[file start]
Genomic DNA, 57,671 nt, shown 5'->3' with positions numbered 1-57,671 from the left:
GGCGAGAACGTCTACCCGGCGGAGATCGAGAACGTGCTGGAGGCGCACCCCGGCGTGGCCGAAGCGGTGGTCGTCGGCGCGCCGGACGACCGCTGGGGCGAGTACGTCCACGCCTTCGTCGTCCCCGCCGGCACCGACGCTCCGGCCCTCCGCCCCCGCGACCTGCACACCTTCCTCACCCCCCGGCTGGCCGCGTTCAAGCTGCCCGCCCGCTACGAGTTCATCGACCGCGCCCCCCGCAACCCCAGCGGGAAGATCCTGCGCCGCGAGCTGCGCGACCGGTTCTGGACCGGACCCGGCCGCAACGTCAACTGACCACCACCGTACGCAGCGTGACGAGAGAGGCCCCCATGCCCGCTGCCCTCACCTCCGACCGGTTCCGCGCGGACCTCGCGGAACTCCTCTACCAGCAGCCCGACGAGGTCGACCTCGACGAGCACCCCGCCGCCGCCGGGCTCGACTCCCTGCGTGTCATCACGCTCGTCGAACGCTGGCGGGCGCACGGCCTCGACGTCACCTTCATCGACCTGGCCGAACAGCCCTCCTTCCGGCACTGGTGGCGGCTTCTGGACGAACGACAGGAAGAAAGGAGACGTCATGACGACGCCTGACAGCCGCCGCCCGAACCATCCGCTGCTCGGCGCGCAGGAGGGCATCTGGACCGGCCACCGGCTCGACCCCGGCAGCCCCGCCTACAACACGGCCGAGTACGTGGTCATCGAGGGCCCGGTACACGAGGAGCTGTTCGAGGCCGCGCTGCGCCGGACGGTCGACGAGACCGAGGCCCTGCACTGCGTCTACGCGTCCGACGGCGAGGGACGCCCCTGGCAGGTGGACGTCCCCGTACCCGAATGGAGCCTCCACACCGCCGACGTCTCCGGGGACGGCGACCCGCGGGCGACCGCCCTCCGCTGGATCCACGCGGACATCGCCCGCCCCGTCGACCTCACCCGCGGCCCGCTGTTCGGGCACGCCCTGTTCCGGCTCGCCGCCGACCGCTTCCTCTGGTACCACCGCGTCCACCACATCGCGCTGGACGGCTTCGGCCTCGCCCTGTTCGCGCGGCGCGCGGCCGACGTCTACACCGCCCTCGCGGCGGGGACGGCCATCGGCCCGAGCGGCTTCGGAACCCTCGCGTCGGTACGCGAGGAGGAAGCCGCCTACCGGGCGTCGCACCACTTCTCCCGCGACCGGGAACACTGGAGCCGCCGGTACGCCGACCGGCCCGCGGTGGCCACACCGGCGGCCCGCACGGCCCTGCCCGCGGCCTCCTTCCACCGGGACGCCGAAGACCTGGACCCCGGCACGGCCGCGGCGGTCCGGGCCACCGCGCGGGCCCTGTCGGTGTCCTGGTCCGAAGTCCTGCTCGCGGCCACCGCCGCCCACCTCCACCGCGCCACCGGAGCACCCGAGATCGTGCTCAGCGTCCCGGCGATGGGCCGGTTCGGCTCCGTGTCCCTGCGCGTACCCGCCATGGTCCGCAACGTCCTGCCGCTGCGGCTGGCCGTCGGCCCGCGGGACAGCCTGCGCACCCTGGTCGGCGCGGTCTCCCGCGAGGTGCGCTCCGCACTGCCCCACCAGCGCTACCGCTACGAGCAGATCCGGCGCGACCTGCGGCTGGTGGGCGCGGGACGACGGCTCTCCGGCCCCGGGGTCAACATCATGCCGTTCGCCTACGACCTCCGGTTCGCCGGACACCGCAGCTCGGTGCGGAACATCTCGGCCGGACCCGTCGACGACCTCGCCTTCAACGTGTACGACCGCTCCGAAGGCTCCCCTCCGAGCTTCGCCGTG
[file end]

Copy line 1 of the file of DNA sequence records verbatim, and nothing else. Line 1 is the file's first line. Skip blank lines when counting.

Genomic DNA, 57,671 nt, shown 5'->3' with positions numbered 1-57,671 from the left: